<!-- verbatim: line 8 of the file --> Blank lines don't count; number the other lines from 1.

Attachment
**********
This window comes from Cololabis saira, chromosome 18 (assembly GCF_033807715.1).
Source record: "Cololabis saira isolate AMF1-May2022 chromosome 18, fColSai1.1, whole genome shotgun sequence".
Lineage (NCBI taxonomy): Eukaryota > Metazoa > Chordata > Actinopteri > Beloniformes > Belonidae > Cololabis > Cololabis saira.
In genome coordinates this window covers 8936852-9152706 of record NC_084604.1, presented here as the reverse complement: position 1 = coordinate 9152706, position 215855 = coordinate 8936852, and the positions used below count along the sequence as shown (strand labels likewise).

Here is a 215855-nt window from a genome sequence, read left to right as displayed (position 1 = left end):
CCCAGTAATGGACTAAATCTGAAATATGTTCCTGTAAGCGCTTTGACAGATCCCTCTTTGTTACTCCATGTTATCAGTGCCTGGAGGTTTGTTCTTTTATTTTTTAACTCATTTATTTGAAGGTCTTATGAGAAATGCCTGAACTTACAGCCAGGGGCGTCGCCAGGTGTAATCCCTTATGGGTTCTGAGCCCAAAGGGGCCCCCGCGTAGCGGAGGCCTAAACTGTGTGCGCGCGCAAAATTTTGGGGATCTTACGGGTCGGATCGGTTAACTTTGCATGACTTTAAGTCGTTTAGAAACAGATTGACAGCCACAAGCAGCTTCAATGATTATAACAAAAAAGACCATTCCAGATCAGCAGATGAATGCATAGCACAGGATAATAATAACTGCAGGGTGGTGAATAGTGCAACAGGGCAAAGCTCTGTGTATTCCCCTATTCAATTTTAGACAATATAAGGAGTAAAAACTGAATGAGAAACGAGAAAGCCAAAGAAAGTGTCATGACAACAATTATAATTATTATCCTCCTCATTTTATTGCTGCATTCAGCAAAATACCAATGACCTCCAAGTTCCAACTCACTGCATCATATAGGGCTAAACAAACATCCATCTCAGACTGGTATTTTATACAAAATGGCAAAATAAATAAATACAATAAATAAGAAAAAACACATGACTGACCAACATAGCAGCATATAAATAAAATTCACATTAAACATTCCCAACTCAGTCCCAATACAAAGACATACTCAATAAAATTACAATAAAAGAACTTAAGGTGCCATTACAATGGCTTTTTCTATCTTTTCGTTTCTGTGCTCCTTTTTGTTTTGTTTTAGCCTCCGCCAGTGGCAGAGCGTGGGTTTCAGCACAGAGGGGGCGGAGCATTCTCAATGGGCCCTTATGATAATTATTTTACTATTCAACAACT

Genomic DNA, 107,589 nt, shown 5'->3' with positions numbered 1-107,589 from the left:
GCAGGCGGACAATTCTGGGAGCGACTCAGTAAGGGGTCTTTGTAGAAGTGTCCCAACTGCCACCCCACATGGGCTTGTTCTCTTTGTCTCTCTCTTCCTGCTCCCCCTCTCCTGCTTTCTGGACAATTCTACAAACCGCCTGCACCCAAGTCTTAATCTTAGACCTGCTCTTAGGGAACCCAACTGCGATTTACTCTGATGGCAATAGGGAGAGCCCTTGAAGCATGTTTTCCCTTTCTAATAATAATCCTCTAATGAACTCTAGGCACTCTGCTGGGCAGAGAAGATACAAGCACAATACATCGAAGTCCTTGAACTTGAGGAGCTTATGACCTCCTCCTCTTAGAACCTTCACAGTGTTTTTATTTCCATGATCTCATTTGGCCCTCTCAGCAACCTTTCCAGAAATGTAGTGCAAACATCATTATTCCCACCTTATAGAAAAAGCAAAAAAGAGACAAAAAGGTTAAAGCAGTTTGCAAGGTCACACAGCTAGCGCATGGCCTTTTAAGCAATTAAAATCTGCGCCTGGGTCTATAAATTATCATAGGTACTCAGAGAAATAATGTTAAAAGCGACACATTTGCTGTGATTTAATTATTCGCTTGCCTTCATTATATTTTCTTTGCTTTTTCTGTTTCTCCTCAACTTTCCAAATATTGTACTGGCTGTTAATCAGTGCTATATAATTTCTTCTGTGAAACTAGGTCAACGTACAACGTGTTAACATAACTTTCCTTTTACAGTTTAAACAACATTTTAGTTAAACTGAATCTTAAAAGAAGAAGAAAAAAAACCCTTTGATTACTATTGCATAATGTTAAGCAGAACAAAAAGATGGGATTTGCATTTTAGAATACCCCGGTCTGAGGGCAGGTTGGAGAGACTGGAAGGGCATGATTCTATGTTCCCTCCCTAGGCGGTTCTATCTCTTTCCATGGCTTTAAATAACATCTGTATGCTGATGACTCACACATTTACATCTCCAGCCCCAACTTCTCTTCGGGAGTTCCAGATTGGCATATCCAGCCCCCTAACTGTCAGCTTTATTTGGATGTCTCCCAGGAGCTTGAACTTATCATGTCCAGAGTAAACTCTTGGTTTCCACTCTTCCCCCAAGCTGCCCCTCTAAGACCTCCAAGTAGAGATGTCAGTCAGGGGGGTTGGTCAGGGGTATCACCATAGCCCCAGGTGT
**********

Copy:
GCAGGCGGACAATTCTGGGAGCGACTCAGTAAGGGGTCTTTGTAGAAGTGTCCCAACTGCCACCCCACATGGGCTTGTTCTCTTTGTCTCTCTCTTCCTGCTCCCCCTCTCCTGCTTTCTGGACAATTCTACAAACCGCCTGCACCCAAGTCTTAATCTTAGACCTGCTCTTAGGGAACCCAACTGCGATTTACTCTGATGGCAATAGGGAGAGCCCTTGAAGCATGTTTTCCCTTTCTAATAATAATCCTCTAATGAACTCTAGGCACTCTGCTGGGCAGAGAAGATACAAGCACAATACATCGAAGTCCTTGAACTTGAGGAGCTTATGACCTCCTCCTCTTAGAACCTTCACAGTGTTTTTATTTCCATGATCTCATTTGGCCCTCTCAGCAACCTTTCCAGAAATGTAGTGCAAACATCATTATTCCCACCTTATAGAAAAAGCAAAAAAGAGACAAAAAGGTTAAAGCAGTTTGCAAGGTCACACAGCTAGCGCATGGCCTTTTAAGCAATTAAAATCTGCGCCTGGGTCTATAAATTATCATAGGTACTCAGAGAAATAATGTTAAAAGCGACACATTTGCTGTGATTTAATTATTCGCTTGCCTTCATTATATTTTCTTTGCTTTTTCTGTTTCTCCTCAACTTTCCAAATATTGTACTGGCTGTTAATCAGTGCTATATAATTTCTTCTGTGAAACTAGGTCAACGTACAACGTGTTAACATAACTTTCCTTTTACAGTTTAAACAACATTTTAGTTAAACTGAATCTTAAAAGAAGAAGAAAAAAAACCCTTTGATTACTATTGCATAATGTTAAGCAGAACAAAAAGATGGGATTTGCATTTTAGAATACCCCGGTCTGAGGGCAGGTTGGAGAGACTGGAAGGGCATGATTCTATGTTCCCTCCCTAGGCGGTTCTATCTCTTTCCATGGCTTTAAATAACATCTGTATGCTGATGACTCACACATTTACATCTCCAGCCCCAACTTCTCTTCGGGAGTTCCAGATTGGCATATCCAGCCCCCTAACTGTCAGCTTTATTTGGATGTCTCCCAGGAGCTTGAACTTATCATGTCCAGAGTAAACTCTTGGTTTCCACTCTTCCCCCAAGCTGCCCCTCTAAGACCTCCAAGTAGAGATGTCAGTCAGGGGGGTTGGTCAGGGGTATCACCATAGCCCCAGGTGT